Temu’s first US sellers are all Chinese

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Temu's first US sellers are all Chinese

Temu have started to onboard US sellers to their app with local fulfilment certain to significantly reduce the environmental impact of shipping everything sold on the marketplace being shipped from China. But, all is not quite what it seems – Marketplace Pulse reports that all the US sellers on Temu at the moment are actually Chinese sellers with inventory already in the US.

This means that Temu now have two tranches of seller – those that use Temu’s Chinese fulfilment services, somewhat akin to Amazon FBA with the main difference being that the warehouse is in China close to the factories, and the second are those self fulfil orders locally in the US, either from their own facilities or from third party fulfilment services. Marketplace Pulse estimates that there are some 150,000 sellers in the Temu fulfilment model and around 1,000 who are self fulfilling orders.

It appears that most of the US sellers on Temu who are self fulfilling orders were already selling on Amazon in the US. It shouldn’t be a surprise as these Chinese sellers were probably already selling on Temu anyway and it’s a natural progression to move from Temu fulfilment to local US fulfilment.

What this does mean is that Temu has become a fledgling marketplace of the kind we’re more accustomed to in the West and opens the doors to both the advantages of merchant fulfilment along with the dangers.

To date, Temu has refused to allow drop shipping which means they have been so confident in their ability to consolidate orders and deliver on time that they promise a financial compensation for late delivery. Now, with merchants fulfilling their own orders this guaranteed on-time delivery metric may face increased pressure as Temu are relying on merchants or the merchants agent to get purchases to the customer.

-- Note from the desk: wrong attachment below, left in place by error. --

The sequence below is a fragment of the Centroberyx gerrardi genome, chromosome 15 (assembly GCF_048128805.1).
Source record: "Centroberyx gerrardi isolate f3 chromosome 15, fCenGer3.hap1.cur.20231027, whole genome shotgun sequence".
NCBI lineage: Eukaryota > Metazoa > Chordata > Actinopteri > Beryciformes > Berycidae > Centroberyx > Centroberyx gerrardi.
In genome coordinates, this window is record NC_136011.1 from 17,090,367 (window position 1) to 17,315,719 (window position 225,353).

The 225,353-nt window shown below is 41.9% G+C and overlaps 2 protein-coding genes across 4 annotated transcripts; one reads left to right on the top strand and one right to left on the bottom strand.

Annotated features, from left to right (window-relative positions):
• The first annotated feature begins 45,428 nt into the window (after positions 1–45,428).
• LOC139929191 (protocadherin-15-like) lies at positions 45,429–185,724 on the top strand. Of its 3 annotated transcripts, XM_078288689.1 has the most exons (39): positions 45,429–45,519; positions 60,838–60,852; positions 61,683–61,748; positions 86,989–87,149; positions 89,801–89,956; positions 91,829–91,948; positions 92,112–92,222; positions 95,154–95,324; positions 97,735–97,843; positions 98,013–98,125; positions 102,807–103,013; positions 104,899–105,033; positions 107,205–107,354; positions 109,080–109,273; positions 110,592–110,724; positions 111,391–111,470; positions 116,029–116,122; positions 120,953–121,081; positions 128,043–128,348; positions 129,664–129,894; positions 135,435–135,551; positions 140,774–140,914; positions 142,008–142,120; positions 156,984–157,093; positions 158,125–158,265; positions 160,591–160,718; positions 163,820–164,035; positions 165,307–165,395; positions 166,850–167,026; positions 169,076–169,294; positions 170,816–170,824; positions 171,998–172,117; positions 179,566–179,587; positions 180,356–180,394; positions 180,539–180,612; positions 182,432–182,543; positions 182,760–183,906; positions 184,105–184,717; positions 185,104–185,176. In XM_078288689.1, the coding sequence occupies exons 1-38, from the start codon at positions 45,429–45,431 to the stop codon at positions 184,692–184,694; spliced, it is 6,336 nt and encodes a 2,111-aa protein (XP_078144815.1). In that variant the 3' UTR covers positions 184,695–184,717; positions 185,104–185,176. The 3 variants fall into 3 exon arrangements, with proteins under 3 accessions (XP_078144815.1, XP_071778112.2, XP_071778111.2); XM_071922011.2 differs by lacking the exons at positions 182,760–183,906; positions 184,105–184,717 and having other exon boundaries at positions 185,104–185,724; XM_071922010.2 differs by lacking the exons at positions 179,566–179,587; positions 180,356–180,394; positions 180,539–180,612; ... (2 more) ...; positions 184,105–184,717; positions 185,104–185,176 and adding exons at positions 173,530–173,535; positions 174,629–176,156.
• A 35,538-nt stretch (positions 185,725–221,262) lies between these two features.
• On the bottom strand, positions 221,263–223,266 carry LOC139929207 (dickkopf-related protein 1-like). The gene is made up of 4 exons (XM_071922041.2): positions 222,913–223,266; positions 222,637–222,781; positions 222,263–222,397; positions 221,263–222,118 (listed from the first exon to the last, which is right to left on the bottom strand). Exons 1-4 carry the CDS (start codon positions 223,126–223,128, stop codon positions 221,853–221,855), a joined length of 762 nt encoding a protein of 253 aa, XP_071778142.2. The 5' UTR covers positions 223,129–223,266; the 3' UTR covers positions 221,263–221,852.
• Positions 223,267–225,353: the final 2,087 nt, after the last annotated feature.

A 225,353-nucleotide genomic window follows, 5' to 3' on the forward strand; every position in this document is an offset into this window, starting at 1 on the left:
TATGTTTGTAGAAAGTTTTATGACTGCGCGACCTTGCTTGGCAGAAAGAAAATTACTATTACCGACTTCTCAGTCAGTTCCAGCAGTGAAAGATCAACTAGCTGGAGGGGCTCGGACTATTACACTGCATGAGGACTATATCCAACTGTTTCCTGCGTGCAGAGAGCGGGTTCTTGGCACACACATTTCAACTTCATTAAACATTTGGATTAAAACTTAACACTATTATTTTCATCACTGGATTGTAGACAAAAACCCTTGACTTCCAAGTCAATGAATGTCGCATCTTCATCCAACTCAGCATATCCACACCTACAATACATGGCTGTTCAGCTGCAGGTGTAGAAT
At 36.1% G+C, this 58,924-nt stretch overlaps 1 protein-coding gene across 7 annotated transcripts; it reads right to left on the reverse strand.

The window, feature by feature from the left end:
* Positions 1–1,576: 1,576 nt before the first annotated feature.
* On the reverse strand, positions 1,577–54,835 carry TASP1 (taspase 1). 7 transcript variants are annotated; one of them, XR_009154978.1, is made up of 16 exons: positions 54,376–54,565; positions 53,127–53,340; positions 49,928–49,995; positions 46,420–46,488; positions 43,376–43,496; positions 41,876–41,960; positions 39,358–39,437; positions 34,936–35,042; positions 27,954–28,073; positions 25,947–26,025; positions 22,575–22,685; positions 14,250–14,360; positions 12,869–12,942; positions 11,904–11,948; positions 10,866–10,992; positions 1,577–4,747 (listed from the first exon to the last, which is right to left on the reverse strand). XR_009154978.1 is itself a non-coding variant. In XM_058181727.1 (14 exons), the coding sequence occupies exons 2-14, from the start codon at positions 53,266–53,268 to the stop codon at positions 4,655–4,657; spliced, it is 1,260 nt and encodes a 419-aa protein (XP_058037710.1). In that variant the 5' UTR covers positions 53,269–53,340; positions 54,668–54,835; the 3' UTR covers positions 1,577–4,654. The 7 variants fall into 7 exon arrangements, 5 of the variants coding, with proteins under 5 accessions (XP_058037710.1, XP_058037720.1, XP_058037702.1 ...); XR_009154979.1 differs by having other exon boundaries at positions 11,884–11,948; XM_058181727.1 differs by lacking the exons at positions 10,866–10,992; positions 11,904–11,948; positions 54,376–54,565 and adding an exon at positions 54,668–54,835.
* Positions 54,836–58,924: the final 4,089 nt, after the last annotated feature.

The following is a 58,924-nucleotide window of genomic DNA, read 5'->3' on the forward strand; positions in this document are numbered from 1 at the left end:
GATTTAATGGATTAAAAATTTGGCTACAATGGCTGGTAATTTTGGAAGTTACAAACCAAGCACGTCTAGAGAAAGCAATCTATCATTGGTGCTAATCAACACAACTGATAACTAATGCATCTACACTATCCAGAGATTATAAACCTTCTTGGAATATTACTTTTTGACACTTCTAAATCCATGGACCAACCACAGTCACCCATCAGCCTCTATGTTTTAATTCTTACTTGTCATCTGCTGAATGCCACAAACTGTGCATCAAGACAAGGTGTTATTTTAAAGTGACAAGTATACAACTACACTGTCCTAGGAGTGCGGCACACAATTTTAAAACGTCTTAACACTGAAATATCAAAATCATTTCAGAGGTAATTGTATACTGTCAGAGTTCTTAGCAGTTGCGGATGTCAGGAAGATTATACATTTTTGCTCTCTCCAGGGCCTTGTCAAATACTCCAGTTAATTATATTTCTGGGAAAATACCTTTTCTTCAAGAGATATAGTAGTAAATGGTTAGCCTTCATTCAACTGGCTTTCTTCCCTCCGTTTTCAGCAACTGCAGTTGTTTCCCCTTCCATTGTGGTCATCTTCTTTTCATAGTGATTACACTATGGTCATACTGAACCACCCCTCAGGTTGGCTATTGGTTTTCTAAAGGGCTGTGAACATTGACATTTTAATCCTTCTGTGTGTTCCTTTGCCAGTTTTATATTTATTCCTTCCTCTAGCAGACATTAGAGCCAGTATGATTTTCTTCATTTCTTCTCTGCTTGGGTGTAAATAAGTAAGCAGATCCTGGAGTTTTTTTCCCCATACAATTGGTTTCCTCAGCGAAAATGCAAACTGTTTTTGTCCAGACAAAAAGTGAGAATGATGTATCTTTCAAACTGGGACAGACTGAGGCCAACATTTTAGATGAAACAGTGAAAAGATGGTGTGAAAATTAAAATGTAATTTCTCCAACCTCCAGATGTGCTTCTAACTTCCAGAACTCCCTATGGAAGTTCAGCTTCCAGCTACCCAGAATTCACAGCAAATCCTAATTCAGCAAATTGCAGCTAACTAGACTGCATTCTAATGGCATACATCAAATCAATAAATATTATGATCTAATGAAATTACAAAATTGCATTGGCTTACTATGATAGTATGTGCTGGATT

The big advantage is that shipping times should be drastically cut for those fulfilling orders locally.

The next stage will be to watch for Temu to sign up brands and retailers in the US rather than rely solely on Chinese sellers with stock in the country. Brands will perhaps be reluctant to sign up in the early days, much as they were on eBay and Amazon two and a half decades ago. So the real question is who will be first? Would you put your inventory on Temu and which of your competitors would convince you to sell on the marketplace if they were present?

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